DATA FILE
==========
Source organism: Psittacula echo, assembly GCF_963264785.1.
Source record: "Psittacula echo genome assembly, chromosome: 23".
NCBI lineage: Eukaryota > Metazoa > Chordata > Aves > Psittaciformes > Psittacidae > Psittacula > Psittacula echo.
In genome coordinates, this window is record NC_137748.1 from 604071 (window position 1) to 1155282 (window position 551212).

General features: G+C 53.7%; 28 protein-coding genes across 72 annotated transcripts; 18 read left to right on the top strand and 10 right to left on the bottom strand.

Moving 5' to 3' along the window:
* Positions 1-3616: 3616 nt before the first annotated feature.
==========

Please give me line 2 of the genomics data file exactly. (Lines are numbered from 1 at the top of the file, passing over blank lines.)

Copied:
Source record: "Psittacula echo genome assembly, chromosome: 23".